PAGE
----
Scott’s dad told him many times, “Do not play ball in the street; you may break someone’s window.” Next day, Scott joined his friends in playing ball in the street. Sure enough, dad’s prediction came true—Scott fouled a ball right through Mrs. Baker’s window. Shamed-faced he walked up to the door, told Mrs. Baker he didn’t have enough money to cover the damages, and promised never to do it again. With a kind smile on her face Mrs. Baker said, “Don’t worry young man, I’ll take care of it, go out and have fun.” “And,” continued Scott, “Please don’t tell my dad.”
What a beautiful story of mercy and forgiveness! How we love Mrs. Baker. Well, this is just the first chapter of the story. Later that afternoon Scott hit another ball through another of her windows. The same conversation ensued. This time the gracious Mrs. Baker forgave Scott and even invited him and his friends into her home for cookies and lemonade. Again she promised she wouldn’t tell his dad what happened. The story is even more beautiful this second time around.
What if the story does not end here? What if Scott continued day after day to ignore his dad’s orders and take advantage of Mrs. Scott’s forgiving spirit? At what point would the elderly woman say, “One more time Scott and I will call your dad; I’ve reached my limit.”?
No matter how generous and loving a human being is, there is a point where there are limits to our capacity to forgive and forget.
Jesus tells us a similar “mercy” story (Matthew 18:21-35).
“(T)he Kingdom of heaven may be likened to a king who decided to settle accounts with his servants. When he began the accounting, a debtor was brought before him who owed him a huge amount. Since he had no way of paying it back, his master ordered him to be sold…in payment of the debt. At that, the servant fell down, did him homage, and said, ‘Be patient with me, and I will pay you back in full.’ Moved with compassion, the master…let him go and forgave him the loan.”
The king, like Mrs. Baker, was overly generous in forgiving. Even though the debt was in the thousands of dollars, his compassion moved him to let the servant off the hook.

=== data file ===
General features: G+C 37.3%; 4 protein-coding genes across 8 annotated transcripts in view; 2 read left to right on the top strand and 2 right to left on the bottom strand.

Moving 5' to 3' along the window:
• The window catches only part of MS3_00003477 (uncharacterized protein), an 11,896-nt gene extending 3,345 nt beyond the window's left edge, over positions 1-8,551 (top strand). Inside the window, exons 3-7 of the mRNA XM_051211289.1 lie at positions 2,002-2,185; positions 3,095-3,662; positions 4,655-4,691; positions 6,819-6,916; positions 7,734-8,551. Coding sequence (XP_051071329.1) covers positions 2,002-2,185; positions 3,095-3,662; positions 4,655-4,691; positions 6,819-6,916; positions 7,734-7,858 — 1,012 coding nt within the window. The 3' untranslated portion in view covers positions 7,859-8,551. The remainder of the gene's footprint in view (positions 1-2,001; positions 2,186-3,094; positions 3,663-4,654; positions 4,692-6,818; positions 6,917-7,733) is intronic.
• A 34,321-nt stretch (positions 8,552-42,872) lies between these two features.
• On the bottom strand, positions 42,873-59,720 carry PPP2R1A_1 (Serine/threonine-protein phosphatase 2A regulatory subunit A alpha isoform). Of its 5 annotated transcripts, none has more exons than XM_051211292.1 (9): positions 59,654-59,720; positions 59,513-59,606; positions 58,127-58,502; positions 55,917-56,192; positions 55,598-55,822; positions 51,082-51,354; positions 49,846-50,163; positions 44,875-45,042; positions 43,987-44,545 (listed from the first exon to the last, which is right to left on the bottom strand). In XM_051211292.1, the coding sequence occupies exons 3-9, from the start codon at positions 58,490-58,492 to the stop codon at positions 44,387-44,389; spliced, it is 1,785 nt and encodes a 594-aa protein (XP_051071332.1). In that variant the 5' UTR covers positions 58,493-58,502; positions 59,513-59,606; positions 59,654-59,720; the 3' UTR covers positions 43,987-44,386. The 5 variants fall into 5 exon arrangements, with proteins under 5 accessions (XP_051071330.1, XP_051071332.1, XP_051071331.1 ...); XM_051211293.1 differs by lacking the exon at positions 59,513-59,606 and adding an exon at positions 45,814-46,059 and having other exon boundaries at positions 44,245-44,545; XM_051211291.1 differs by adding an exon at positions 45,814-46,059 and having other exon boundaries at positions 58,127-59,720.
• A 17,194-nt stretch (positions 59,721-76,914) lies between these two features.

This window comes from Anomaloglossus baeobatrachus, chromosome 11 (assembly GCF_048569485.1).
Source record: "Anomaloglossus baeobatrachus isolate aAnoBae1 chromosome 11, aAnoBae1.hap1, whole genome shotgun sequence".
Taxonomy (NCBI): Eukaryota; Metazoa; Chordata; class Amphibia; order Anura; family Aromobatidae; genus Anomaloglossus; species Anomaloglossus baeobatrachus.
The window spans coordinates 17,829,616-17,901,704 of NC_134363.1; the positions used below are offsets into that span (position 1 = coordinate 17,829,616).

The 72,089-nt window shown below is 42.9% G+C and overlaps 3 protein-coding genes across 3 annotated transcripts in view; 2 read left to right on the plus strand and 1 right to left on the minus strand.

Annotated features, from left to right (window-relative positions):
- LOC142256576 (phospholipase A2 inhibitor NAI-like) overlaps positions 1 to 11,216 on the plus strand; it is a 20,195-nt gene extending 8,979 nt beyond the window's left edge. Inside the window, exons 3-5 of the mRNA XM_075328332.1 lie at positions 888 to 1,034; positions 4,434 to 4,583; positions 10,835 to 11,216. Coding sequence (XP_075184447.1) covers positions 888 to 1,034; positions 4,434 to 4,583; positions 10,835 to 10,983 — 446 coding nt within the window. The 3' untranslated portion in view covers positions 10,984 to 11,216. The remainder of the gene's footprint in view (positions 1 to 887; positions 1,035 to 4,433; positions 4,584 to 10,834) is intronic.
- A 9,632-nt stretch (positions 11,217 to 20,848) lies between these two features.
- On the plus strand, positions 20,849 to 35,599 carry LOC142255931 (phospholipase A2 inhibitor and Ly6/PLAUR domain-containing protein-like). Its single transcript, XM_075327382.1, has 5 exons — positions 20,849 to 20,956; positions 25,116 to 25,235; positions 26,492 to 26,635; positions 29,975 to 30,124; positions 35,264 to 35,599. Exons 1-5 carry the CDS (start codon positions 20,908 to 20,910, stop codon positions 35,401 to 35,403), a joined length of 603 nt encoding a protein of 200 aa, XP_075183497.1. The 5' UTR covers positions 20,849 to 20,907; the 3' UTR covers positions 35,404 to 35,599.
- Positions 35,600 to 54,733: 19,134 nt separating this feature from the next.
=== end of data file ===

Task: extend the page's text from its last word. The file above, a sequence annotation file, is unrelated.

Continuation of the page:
The servant, however, was not like Scott. He didn’t go up humbly to the king’s door and admit how irresponsible he was in concurring the debt. And he lied both to the king and himself by making a promise he couldn’t keep—“I will pay you back.” There was no way this man could ever pay back such a huge debt. In spite of this the compassionate king erased the entire debt—no conditions attached.
After painting this picture of such a gracious king, Jesus then tells us about a not-so-gracious servant. When a fellow servant owed him a small amount of money, the forgiven servant choked him and had him put in prison. How angry we are with this hard-hearted servant. The compassion of the king did not overflow into his heart. He was off-the-hook but not changed.
Jesus shared this story as an answer to one of Peter’s questions. Peter asked him,
“Lord, if my brother sins against me, how often must I forgive him? As many as seven times?”
Peter, in effect, was asking Jesus if he expected him to be as forgiving as was Mrs. Baker. Seven times is more than even a fairy tale can handle.
Jesus then responding with shocking statement,
“I say to you, not seven times but seventy-seven times.”
Even Mrs. Baker could not forgive Scott seventy-seven times. Jesus poses an impossible standard. Yet his heavenly Father is so compassionate and infinite in mercy that he was able to forgive seventy-seven times, even when a person keeps offending him over and over again. This boggles our imaginations!
The only condition he puts on his infinite mercy is that we admit our debt, humbly receive it, and share it generously with those who offend us. We, too, have an infinite supply of mercy as long as we keep knocking on God’s door and asking his forgiveness. In time he gives us a seventy-seven times capacity! Little by little our hearts become transformed into His heart.
Can you imagine how Scott’s encounter with Mrs. Baker changed his life? How profound the effect of forgiveness is on us. How powerful the effect on those to whom we share mercy and forgiveness–including, and, maybe above all, ourselves.
“Your ways, O Lord, make known to me” (Ps 25:4).